Chiang Mai, a city under curfew
My arrival in Chiang Mai was anything but perfect. Arriving by overnight train from Bangkok, I had to deal with the rudest hostel staff I’ve met so far. Aoi Garden Hostel was a complete disaster. They have a dysfunctional booking service, overheated rooms and a manager with an obvious gambling addiction. The recently installed curfew did not help to brighten my mood. Military checkpoints were installed on every second street corner and soldiers closed down bars and restaurants as early as 11pm. The city was unusually deserted as I was told by several locals. Tourism had dropped significantly and local businesses were struggling. Hence, not a good start…
Fortunately, Chiang Mai has a lot of activities outside of town that made the days fly by.
Spicing it up
On my second day I was able to cross off a major item on my bucket list: take a cooking class. At Orchid Thai Cookery school, A and her husband introduced us to the secrets of Thai cuisine. After a visit to the market, we started off with chicken satay and peanut sauce…one of my favorites! We continued in the classroom with the preparation of spicy (or not so spicy) soups. I then chose Panang curry as well as Pad Thai as main dishes. They were both surprisingly easy to cook once all the ingredients were ready. Although all of us were already quite full at that point, we still managed to create (and eat) a delicious mango sticky rice dessert.
Cuddling with kitties
Getting thrown into a cage with three grown up tigers? Yes, please sign me up! Tiger Kingdom, 20 minutes outside of Chiang Mai, gives you this unique experience. I got the package (1200 Baht) with three types of tigers: SMALLEST (1- 4 months), SMALL (1 – 2 years) and BIGGEST. Although it was only supposed to be 3 x 15min, I spent nearly an hour with all of the animals. While the cubs are very playful, the parents just tend to sleep in the afternoon. Great opportunity to take a quick nap together…you don’t want those huge kitties to be too active anyway!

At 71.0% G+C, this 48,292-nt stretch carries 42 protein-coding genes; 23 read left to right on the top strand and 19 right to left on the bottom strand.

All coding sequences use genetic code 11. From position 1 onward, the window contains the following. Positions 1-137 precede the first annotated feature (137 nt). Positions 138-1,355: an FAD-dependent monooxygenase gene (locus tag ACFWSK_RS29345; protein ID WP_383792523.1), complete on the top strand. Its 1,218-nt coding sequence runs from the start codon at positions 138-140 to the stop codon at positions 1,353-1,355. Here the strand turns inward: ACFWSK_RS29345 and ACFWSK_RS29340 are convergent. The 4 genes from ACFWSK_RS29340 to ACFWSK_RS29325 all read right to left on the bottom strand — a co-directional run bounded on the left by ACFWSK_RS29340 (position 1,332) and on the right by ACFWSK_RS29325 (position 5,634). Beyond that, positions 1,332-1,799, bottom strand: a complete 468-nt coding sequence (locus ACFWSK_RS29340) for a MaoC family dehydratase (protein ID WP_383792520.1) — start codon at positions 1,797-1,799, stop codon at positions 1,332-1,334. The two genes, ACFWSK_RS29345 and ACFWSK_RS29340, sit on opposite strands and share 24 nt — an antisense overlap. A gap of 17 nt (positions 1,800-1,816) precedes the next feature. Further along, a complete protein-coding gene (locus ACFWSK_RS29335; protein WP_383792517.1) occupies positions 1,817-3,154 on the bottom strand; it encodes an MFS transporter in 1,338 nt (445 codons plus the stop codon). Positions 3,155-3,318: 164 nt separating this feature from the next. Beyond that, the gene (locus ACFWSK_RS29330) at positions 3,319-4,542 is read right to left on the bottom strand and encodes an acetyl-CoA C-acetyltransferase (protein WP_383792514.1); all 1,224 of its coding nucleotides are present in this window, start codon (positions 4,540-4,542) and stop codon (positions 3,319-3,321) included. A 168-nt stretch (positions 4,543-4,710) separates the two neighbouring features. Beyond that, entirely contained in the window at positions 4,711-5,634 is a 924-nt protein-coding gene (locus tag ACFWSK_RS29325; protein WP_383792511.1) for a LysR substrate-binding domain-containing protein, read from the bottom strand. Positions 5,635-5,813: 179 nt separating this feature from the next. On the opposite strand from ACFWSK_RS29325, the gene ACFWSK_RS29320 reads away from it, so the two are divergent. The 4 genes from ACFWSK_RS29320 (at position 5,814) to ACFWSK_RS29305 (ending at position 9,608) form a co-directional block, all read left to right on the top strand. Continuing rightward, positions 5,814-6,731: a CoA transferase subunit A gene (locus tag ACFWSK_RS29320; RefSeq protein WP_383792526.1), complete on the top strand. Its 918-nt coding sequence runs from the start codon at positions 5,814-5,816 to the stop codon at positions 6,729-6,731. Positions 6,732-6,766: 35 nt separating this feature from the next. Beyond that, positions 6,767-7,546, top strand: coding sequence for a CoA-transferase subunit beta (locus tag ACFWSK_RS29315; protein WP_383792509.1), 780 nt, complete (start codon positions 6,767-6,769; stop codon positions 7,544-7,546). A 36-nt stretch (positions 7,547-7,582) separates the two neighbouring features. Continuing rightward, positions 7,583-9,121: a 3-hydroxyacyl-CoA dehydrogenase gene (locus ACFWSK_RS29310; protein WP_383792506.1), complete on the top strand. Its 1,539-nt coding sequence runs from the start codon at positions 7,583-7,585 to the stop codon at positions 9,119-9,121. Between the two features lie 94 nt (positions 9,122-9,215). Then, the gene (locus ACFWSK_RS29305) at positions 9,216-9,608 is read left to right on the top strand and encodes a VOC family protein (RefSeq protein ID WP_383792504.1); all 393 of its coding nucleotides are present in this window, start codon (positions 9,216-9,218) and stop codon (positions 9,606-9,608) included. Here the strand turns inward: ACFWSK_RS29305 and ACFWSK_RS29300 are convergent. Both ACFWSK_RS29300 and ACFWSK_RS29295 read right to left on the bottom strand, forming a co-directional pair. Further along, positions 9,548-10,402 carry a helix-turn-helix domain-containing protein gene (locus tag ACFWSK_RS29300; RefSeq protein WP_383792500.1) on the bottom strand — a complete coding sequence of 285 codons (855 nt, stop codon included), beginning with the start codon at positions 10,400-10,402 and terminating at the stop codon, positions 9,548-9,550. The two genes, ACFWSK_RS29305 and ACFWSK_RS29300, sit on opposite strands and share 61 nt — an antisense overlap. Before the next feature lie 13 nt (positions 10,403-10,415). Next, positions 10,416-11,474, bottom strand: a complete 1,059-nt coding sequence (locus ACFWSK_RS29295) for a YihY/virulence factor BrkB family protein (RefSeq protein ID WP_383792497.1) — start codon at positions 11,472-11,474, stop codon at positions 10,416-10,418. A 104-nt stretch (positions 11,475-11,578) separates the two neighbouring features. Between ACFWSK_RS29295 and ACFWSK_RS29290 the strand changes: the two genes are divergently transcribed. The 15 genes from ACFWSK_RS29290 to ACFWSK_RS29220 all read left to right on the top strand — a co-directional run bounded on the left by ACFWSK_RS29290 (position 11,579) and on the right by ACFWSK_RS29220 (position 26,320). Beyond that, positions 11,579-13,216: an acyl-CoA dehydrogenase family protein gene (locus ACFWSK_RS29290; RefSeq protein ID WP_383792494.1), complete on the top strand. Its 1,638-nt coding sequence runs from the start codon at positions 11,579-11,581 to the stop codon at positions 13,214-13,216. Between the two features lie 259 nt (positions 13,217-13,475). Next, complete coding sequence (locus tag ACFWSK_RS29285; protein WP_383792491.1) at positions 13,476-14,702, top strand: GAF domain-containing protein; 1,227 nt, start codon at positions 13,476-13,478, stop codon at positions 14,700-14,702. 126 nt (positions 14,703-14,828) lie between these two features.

Some critics argue that the animals are drugged for tourism purposes, Tiger Kingdom, however, guarantees that all animals on display are treated ethically. For me it was definitely money well spent!
A safe home for rescued elephants
There are as many elephant camps around Chiang Mai as there are temples in Thailand. Hence, do your research before every booking. After hearing great feedback about Elephant Nature Park, I booked myself on a 1-day trip. Elephant Nature Park is a sanctuary for abused and injured elephants. It is located in a beautiful and remote valley, 60km from Chiang Mai. Many of the elephants here are blind or have stepped on landmines, so you are not allowed to ride them.
Nevertheless this turned out to be one of my best experiences in Asia. You get to spent a lot of time with the different elephant families throughout the day, feeding them, or taking a bath in the river. Lek, the founder of the camp, is constantly asked to take in new animals, so their need for funding is quite high. For people that want to help even more, they offer a very interesting 1-week volunteer program for around 300$.